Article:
Institute for War and Peace Reporting | Giving Voice, Driving Change

Allawi Looks to Lead the Opposition

Ex-premier sets up a shadow government to hold the new cabinet to account.
By Awadh al-Taee

After being shut out of cabinet positions in the new government, the party led by former prime minister Ayad Allawi is hoping to remain relevant by forming a shadow government.


Hussein al-Sadr, a National Assembly member of the Iraqi List, said the shadow government will be formed to reflect the party’s opposition to the new cabinet and to evaluate and critique its performance.


Allawi’s coalition, which represents largely secular Shia lawmakers, came in third in the January elections, behind the Kurdish Alliance List and the winner, the The United Iraqi Alliance, backed by Shia Grand Ayatollah Ali al-Sistani.


Ibrahim al-Ja’afari of the United Iraqi Alliance replaced Allawi as prime minister. He was spokesman for the al-Da’awa party, the oldest Shia Islamist movement.


During negotiations to form the government, Allawi’s coalition sought a deputy minister post, along with four ministries, but the parties could not reach an agreement. Disputes over Sunni participation in the new government and other issues held up the formation of a cabinet for three months.


The Iraqi List has yet to appoint its members to positions in the shadow cabinet, but is keen to start holding the government up to scrutiny.


“We can monitor and overlook the work of the ministries, and be aware of what is going on,” said al-Sadr.


Ali al-Dabbagh, a parliamentary deputy and member of the United Iraqi Alliance, said his coalition does not have problems with Allawi forming a shadow government, as it is part of the democratic process.


Dr Kasim Daud, national security consultant for Allawi’s caretaker government and a parliamentary deputy, said the Iraqi List will also play a legislative role, as eight of its parliamentary deputies are on the National Assembly committee charged with drafting the constitution.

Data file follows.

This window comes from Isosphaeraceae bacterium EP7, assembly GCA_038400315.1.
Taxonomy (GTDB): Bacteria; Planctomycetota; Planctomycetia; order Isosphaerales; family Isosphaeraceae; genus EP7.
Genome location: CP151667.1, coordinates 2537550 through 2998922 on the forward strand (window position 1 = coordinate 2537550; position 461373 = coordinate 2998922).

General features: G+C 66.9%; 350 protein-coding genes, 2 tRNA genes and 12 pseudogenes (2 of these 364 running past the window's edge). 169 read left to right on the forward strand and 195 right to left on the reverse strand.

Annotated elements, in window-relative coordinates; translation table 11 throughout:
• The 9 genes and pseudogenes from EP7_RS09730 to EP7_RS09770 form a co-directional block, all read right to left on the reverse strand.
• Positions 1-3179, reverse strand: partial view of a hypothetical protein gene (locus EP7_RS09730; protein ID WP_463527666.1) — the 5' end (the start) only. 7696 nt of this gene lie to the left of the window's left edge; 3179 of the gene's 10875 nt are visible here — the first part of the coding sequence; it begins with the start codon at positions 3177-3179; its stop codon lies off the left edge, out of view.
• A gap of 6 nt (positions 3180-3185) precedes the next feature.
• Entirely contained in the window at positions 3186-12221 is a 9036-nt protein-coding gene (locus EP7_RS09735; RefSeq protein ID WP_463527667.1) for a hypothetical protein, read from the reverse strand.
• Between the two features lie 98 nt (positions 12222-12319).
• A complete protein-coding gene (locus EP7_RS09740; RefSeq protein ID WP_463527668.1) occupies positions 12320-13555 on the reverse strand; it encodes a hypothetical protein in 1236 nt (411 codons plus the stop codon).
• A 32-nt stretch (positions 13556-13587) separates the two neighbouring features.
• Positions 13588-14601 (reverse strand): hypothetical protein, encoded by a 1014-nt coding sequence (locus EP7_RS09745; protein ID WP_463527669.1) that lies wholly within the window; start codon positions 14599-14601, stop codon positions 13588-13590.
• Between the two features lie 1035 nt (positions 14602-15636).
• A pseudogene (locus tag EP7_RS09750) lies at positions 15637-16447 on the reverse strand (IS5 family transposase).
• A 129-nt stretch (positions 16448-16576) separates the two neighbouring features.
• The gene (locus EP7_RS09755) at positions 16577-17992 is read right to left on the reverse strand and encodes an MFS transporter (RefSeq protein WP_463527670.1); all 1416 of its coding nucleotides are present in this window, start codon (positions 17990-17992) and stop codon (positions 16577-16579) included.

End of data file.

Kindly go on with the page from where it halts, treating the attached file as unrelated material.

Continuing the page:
“[We will help] push forward the political process in order to reach the stage of a permanent government and achieve the goals of a liberal, democratic, federal, united Iraq,” he said.


The Iraqi List says its open to other parties joining its shadow government.


"The List will play the role of leader of the opposition inside the parliament and it will be joined by many members of the National Assembly who agree with it,” al-Sadr said.


Although the Iraqi List is the main opposition party, its members did vote to approve the new government, after which cabinet members were sworn in on April 28.


“We voted for the government because delaying the announcement of a government would have led to serious economic and security consequences,” said al-Sadr. “But this voting does not mean absolute support of Ja’afari’s government. We support the government when it makes correct decisions.”


Political analyst Hasan al-Bazaz said he expected the Iraqi List to “be a powerful player in the parliament”.


And Mohammed al-Askari, another political analyst, said Allawi still has a political future.


“Governments come and go and the Iraqi List could be back if Allawi forms an honest national opposition that’s constructive and not trying to cause the downfall of the current government for political purposes,” he said.


Many of the Iraqis IWPR spoke to said it was too early to establish a shadow government, as the new cabinet needed to be given a chance to prove itself.


“I suggest that the shadow government be postponed until after the forthcoming general elections,” said former Iraqi Republican Guard officer Ali Abbas, 45.


Sana Rasool, 46, who runs the Al-Hamra Internet cafe, said, “The new elected government must have enough time so that we know what they can provide for the people, in terms of security and reconstruction.”


Awadh al-Taee is an IWPR trainee in Baghdad.